Who else could invite The Grim Reaper at his table?

Iceland is geologically hyperactive: geysers, volcanoes, rifts... It is not too much of a stretch of the imagination to understand why some see an analogy to hell in this lanscape. But that morbid thought find an echo on the table of locals too. If you visit Iceland you are bound to have to face the Grim Reaper either in liquid or solid form.

Unmistakeably called "Black Death", the national spirit is made from fermented potato mash, flavoured with caraway seeds... And it seems to be the best remedy to the strange aftertaste that the other local culinary pride leaves in your mouth at first bite: rotten shark. Yummy, and cheers... So here is another amusing picture I could not avoid but taking:

Is that me of the local lifeline really looks like... a bottle? Drinking to forget that you have a piece of degenerating sea predator melting in your mouth? I can buy that.

Is everyone on steroid on that island?

When I said that I knew nothing about Iceland beyond Bjork before this trip is not totally true. As a regular reader of this blog you probably know that I have a heavy TV consumption, especially when it comes to sports. Well, sometimes at night you land on these awkward programmes called "Strongest Men in the World" whereby long-haired giants in lycra outfits try to pull tractors or lorries with the strength of their only right ear... It seems that Icelandic excelled at that exercise as they were trusting the podiums. And if half of the population were elves, the other half may be giants.

This assertion was supported by the birth of a baby amongst our friends. The mother happens to be Icelandic, and the little one, born three weeks after ours, was almost twice heavier at three months, without extra fat. It was just a big, solid, massive (promising Icelandic) baby.

Well, when we toured the southwestern side of the country, I realised that not only babies were super-sized. Cars were too:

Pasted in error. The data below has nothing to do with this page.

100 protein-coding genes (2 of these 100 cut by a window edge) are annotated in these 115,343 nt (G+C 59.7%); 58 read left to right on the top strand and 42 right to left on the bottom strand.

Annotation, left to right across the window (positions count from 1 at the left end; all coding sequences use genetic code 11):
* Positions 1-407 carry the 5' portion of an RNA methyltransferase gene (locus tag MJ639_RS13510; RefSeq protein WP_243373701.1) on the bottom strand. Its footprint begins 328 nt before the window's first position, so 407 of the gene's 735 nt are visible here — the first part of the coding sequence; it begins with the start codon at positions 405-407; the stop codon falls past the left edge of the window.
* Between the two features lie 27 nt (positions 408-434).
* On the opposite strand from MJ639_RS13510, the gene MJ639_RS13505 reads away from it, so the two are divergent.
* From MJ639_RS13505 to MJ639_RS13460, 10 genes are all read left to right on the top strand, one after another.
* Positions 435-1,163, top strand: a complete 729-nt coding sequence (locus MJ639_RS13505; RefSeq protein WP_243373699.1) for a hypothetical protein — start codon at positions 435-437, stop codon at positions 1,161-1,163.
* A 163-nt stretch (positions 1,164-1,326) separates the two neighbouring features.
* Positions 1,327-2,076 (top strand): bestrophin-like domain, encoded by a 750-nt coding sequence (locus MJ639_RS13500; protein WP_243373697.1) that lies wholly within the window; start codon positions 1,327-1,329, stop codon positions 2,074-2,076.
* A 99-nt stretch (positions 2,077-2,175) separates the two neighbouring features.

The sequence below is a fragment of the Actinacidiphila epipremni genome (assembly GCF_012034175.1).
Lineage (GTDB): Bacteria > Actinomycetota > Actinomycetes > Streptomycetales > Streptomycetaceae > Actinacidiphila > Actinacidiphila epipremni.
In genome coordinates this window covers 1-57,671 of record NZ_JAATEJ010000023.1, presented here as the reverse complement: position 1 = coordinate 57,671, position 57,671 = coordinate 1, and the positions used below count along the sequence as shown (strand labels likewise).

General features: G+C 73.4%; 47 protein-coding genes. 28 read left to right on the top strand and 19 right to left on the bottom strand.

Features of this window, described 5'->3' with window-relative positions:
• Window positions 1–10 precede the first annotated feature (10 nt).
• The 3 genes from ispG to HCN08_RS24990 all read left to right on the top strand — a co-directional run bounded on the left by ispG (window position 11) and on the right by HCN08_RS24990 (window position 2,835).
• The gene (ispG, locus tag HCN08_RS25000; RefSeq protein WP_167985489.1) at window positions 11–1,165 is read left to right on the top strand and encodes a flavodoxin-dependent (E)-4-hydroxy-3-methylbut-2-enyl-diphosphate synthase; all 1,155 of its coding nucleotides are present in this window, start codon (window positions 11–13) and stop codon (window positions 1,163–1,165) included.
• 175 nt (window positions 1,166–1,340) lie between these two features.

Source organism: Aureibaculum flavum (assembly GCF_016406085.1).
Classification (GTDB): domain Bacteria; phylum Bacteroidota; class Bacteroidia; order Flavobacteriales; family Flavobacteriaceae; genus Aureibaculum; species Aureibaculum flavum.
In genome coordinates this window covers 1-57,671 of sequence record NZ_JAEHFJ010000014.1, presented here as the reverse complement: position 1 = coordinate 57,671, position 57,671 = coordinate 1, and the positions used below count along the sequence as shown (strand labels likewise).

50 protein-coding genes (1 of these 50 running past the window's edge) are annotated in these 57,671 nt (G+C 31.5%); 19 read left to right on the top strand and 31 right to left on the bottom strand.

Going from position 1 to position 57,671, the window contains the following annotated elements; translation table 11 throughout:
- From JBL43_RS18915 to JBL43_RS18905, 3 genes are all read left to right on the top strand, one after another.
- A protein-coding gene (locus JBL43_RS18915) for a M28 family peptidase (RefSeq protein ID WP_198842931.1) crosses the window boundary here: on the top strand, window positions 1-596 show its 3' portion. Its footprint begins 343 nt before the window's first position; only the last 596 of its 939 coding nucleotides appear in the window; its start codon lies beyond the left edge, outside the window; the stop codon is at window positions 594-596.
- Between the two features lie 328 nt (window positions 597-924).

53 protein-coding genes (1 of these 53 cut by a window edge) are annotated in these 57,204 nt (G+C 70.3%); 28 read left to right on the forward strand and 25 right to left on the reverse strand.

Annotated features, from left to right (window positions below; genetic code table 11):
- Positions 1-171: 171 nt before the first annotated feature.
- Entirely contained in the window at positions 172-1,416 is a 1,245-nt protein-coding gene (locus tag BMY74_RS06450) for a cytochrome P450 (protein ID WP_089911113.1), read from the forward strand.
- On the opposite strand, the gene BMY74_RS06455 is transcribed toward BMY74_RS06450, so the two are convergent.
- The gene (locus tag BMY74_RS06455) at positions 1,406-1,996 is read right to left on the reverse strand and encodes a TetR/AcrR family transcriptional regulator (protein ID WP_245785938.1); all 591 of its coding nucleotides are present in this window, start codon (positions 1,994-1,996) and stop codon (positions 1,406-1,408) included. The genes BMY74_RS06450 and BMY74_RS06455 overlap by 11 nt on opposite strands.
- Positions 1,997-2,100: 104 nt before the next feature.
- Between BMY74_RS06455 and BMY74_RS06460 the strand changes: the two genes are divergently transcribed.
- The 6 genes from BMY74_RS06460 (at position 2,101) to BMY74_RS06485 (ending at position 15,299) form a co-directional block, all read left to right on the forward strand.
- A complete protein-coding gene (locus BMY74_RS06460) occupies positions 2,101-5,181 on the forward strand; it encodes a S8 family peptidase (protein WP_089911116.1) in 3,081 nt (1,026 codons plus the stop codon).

In my previous trips I have seen many all-road vehicles, but that is the first time that I could see monster trucks used as everyday cars, and not stunt vehicles. This picture probably does not pay tribute to the scale of the wheels, which turns these 4x4 cars into glacier-ready touring vehicles. In fact, they are so big that I could stand by the car and check the chassis without having to bend my knees. Iceland may just be the paradise for arthritis-struck mechanics.

Habla espanol?

And finally I could not finish this humoristic review of my visit to Iceland without sharing this brilliant point of view from Oscar Carreras, a fellow presenter at the above-mentioned conference. As you can tell, Oscar is a Spaniard and when we, the Spanish and the French visitors, talked about our Icelandic hosts, it totally made sense: constantly late, tactile, apparently disorganised or even messy... but genuinely friendly and welcoming. They were hardly representative of the typical North European behavioural stereotypes, i.e. distant, to the point, straight, rigourous... The Icelandic are simply latin Vikings. They are the Spaniards of the North!

And I will leave you with this provocative thought, because that is my greatest take-away from these three days. Iceland is a beautiful country with many natural wonders to enjoy, but its greatest asset is its people. In France, we have this idiom about the inhabitants of the northern regions which I think is even more relevant for Icelandic (after all they live even more North): "these people have in their heart the warmth they don't have outdoor".

More photos about that short stay in that stunning country can be seen here.